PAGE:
Full transcript of Google’s September Press Event 2015…
Sundar Pichai – CEO, Google
Dave Burke – VP Engineering (Android), Google
Sabrina Ellis – Director of Product Management, Google
Eunice Kim – Senior Product Manager, Google Play
Anil Sabharwal – Director, Google Photos
Mario Queiroz – VP, Product Management (Chromecast)
Rishi Chandra – Product Manager, Google
Andrew Bowers – Product Manager, Google
Chelsea Maughan – Global Communications and Public Affairs Manager, Google
Listen to the MP3 Audio here: MP3 – Google – September Press Event 2015
Sundar Pichai – CEO, Google
Good morning. Good to see all of you. It’s been a crazy few days. I’ve been spending time receiving the Indian Prime Minister after great excitement in the valley, celebrating the moon festival with family and friends. I was trying to catch the blood moon a couple of nights ago. All I saw was the regular white moon. But thanks to YouTube, I think I saw the real deal. Hopefully you all had better luck.
Being here this morning to talk about products, especially around computing, which is near and dear to my heart. Computing is the foundation of a lot of things we do. It’s how users interface with technology, and for us, the way we do it is by investing in large open ecosystems, platforms which we build with everyone, and that helps us do this at scale. And the scale at which everything is working is pretty breathtaking to see.
Just over a year ago, at Google I/O, we announced Android had 1 billion 30-day active devices across the world. Fast forward to today we now have 1.4 billion 30-day active devices which we see in Android around the world. So we’ve added 400 million active devices, and the momentum is happening around the world, especially in emerging economies. In many, many places, in countries like Indonesia and Vietnam, Android has literally doubled in the last year. And what’s exciting about this is in most of these cases, these are people who are adopting a smartphone for the first time. So we are well on our way to bringing the next billion users on line. We care about making sure there is entry-level high-quality affordable smartphones for these users as well., which is why we do Android One. We’ve expanded the program to many countries. We recently launched it in Turkey about a month ago and General Mobile’s Android One phone has been the best-selling phone in Turkey since then.
We see the same momentum here in the U.S. as well. If you look at education, by the end of this year, there will be more Chromebooks than every other device combined in U.S. schools. And we are beginning to see the same momentum outside of the U.S. as well. In fact, in the U.S., we were looking at data in September, every single day, there are 30,000 new Chromebooks which get activated, so 30,000 new kids for the first time — many of them for the first time — get access to computing in their schools.
We want to serve companies as well. We announced Android for Work about a year ago and already in the U.S. there are over 10,000 companies which have either — which are either testing, partially deployed or fully deploying Android for Work. These include important institutions like the World Bank, U.S. Army, Guardian Life, et cetera.
This brings us to today. What we do every year is we try to push the state of the art and push the next generation of computing forward. And to do that, we build hardware. And the reason we build hardware is so that we can work together as we build the next version of the operating system, we build the hardware along with our ecosystem partners so that we can guide the ecosystem forward. And we do that with our Nexus devices. You will hear from the team about it today. This year, we’ve gone a step further. You know, we have a more comprehensive lineup. We have thought about the range of what’s possible. And more importantly, we’ve thought about how do we take it to market. We have thought about not just the purchase of these devices, but the post-purchase experience and you’ll hear about that from the team.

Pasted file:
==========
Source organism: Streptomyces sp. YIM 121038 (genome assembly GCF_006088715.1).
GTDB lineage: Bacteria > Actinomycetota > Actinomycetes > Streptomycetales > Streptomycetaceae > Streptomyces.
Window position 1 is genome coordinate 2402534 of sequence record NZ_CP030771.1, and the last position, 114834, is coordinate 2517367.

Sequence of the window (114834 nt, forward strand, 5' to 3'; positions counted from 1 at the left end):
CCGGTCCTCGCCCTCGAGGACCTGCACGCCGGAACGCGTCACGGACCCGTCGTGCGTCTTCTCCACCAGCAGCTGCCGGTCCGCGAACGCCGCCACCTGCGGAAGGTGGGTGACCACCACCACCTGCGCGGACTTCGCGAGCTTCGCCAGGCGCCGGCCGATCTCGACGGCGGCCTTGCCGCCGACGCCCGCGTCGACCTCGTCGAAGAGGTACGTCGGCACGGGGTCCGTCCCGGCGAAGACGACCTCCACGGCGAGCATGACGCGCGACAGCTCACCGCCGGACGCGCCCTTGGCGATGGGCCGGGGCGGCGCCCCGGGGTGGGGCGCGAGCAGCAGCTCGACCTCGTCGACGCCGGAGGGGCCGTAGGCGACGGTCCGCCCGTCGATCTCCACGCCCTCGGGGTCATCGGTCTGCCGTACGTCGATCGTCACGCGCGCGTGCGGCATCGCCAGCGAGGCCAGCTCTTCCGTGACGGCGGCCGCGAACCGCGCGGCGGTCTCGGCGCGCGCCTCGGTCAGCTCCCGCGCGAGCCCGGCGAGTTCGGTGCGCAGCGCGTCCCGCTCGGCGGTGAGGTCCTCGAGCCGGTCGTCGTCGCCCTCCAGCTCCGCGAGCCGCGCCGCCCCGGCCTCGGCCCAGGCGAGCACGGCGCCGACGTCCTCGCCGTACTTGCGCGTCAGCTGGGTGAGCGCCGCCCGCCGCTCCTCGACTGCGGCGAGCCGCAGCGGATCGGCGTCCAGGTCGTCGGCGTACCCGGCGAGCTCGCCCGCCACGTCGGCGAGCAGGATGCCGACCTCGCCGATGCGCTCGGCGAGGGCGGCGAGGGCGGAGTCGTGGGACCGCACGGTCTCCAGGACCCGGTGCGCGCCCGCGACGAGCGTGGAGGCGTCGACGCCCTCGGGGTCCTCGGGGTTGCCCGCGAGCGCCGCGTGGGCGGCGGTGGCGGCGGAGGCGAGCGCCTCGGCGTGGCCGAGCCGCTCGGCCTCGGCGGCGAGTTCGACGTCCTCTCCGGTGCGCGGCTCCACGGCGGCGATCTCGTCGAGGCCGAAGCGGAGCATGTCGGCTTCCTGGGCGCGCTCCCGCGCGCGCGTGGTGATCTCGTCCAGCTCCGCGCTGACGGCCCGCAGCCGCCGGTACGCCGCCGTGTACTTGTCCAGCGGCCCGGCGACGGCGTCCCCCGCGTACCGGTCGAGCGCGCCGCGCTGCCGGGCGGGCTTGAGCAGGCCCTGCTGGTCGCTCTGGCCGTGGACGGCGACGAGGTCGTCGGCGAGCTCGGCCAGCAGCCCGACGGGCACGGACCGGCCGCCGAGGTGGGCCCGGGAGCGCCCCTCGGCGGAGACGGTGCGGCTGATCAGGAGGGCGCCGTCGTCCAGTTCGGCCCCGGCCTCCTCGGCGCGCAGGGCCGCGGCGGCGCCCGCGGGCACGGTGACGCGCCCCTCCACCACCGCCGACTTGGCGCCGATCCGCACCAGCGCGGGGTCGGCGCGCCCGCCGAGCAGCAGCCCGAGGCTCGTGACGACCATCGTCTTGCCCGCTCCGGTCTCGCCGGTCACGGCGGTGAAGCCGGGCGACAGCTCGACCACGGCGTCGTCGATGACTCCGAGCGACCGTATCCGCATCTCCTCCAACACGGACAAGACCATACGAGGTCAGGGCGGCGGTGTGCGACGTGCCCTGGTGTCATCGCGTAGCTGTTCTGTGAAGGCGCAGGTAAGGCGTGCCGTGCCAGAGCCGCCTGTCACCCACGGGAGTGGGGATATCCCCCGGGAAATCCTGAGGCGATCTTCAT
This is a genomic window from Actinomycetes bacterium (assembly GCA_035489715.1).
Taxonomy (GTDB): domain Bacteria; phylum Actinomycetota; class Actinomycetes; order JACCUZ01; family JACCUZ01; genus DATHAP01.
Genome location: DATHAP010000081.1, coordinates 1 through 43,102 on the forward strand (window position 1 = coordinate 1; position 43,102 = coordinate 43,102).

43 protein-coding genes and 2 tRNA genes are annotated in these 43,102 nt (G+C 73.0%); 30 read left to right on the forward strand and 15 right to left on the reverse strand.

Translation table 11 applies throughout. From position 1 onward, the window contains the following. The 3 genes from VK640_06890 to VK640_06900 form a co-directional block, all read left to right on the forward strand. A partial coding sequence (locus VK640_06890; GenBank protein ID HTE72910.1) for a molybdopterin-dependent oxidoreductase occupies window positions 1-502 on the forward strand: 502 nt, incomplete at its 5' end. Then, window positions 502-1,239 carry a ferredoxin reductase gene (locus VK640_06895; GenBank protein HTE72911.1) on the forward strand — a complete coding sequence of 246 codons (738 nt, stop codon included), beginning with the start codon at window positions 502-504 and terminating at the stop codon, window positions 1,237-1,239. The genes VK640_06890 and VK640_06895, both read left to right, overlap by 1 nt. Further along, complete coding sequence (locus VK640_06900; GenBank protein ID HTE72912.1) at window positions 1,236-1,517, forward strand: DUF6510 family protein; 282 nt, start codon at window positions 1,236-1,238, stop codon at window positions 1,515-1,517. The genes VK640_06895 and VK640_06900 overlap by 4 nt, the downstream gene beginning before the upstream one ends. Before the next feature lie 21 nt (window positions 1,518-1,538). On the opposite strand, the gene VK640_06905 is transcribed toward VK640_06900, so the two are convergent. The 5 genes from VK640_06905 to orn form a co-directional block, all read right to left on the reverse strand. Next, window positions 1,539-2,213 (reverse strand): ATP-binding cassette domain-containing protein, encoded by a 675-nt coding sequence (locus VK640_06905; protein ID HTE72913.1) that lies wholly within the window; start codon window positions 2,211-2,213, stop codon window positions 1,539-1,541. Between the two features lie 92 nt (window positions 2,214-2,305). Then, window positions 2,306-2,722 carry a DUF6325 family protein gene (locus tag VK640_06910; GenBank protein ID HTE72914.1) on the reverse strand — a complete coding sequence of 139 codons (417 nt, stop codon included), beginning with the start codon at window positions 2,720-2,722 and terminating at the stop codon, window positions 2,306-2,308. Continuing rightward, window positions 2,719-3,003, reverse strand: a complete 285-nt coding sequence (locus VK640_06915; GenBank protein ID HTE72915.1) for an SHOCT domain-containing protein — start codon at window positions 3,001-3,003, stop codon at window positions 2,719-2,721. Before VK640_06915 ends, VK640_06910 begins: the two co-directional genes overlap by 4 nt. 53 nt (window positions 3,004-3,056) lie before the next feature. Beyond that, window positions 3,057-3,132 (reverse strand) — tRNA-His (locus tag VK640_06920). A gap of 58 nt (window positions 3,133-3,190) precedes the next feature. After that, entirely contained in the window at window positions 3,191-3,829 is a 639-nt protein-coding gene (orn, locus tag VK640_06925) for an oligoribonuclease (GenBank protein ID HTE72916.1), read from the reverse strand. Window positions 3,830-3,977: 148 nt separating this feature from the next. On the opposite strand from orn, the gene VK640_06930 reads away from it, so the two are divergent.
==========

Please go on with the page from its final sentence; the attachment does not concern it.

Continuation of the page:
In addition, we’ve had a Pixel team whose goal has been slightly different. Their goal has been to build aspirational devices so that they can guide the ecosystem into newer areas. We did Pixel for the Chromebook to show what’s possible for the Chromebook model with a touch screen, new touchpads and more recently even USB feed. The same team has been hard at work for their first Android device focused on productivity and we call it the Pixel C and you’ll hear about it from the team today.
We are, of course, thinking beyond phones and tablets. We have spoken before about the multiscreen world. Users have access to computing in several contexts throughout their day to day lives, including in their living room. We have taken a very different approach to computing in the living room. We do it using Chromecast and it bets on the phone as the center of your experience. And the Chromecast team has a set of exciting updates for you as well.
So in this multiscreen world, it’s even more important for us as Google to do the hard work so that the user experience is simple and delightful for users. And increasingly, we do that by doing hard and deep computer science, deep learning, to make sure the end user experience is much easier on users. You’ll see machine learning at work either on Now on Tap or Google Photos, and a few other examples you’ll hear about today. All of this matters to users only in the form of the end user experience they see. They care about the applications and services they use. And so we obviously work with many, many developers to bring all of this together, and Google Play is the ecosystem which brings all of this together for users. And that is working at scale as well.